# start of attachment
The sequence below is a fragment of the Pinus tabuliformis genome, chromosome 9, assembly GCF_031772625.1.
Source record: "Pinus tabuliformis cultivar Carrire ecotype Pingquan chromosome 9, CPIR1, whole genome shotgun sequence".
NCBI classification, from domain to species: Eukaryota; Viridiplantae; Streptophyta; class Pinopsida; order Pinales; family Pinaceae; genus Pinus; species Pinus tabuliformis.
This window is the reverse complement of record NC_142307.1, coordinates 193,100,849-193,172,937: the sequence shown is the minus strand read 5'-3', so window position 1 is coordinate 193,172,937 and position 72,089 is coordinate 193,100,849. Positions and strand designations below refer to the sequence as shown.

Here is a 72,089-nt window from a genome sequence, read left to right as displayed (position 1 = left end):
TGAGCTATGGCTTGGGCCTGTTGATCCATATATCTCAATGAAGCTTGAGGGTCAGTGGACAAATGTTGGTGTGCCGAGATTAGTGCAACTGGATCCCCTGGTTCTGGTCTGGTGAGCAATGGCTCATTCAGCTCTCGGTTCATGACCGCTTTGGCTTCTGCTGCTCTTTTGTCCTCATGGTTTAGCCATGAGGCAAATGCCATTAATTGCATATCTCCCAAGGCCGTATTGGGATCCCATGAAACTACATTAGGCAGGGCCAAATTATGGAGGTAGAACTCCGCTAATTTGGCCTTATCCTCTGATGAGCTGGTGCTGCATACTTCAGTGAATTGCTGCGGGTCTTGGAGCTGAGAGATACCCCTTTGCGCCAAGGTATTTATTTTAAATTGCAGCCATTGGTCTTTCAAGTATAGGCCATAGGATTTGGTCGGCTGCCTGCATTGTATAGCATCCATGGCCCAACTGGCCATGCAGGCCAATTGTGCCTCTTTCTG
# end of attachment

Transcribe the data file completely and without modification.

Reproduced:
The sequence below is a fragment of the Pinus tabuliformis genome, chromosome 9, assembly GCF_031772625.1.
Source record: "Pinus tabuliformis cultivar Carrire ecotype Pingquan chromosome 9, CPIR1, whole genome shotgun sequence".
NCBI classification, from domain to species: Eukaryota; Viridiplantae; Streptophyta; class Pinopsida; order Pinales; family Pinaceae; genus Pinus; species Pinus tabuliformis.
This window is the reverse complement of record NC_142307.1, coordinates 193,100,849-193,172,937: the sequence shown is the minus strand read 5'-3', so window position 1 is coordinate 193,172,937 and position 72,089 is coordinate 193,100,849. Positions and strand designations below refer to the sequence as shown.

Here is a 72,089-nt window from a genome sequence, read left to right as displayed (position 1 = left end):
TGAGCTATGGCTTGGGCCTGTTGATCCATATATCTCAATGAAGCTTGAGGGTCAGTGGACAAATGTTGGTGTGCCGAGATTAGTGCAACTGGATCCCCTGGTTCTGGTCTGGTGAGCAATGGCTCATTCAGCTCTCGGTTCATGACCGCTTTGGCTTCTGCTGCTCTTTTGTCCTCATGGTTTAGCCATGAGGCAAATGCCATTAATTGCATATCTCCCAAGGCCGTATTGGGATCCCATGAAACTACATTAGGCAGGGCCAAATTATGGAGGTAGAACTCCGCTAATTTGGCCTTATCCTCTGATGAGCTGGTGCTGCATACTTCAGTGAATTGCTGCGGGTCTTGGAGCTGAGAGATACCCCTTTGCGCCAAGGTATTTATTTTAAATTGCAGCCATTGGTCTTTCAAGTATAGGCCATAGGATTTGGTCGGCTGCCTGCATTGTATAGCATCCATGGCCCAACTGGCCATGCAGGCCAATTGTGCCTCTTTCTG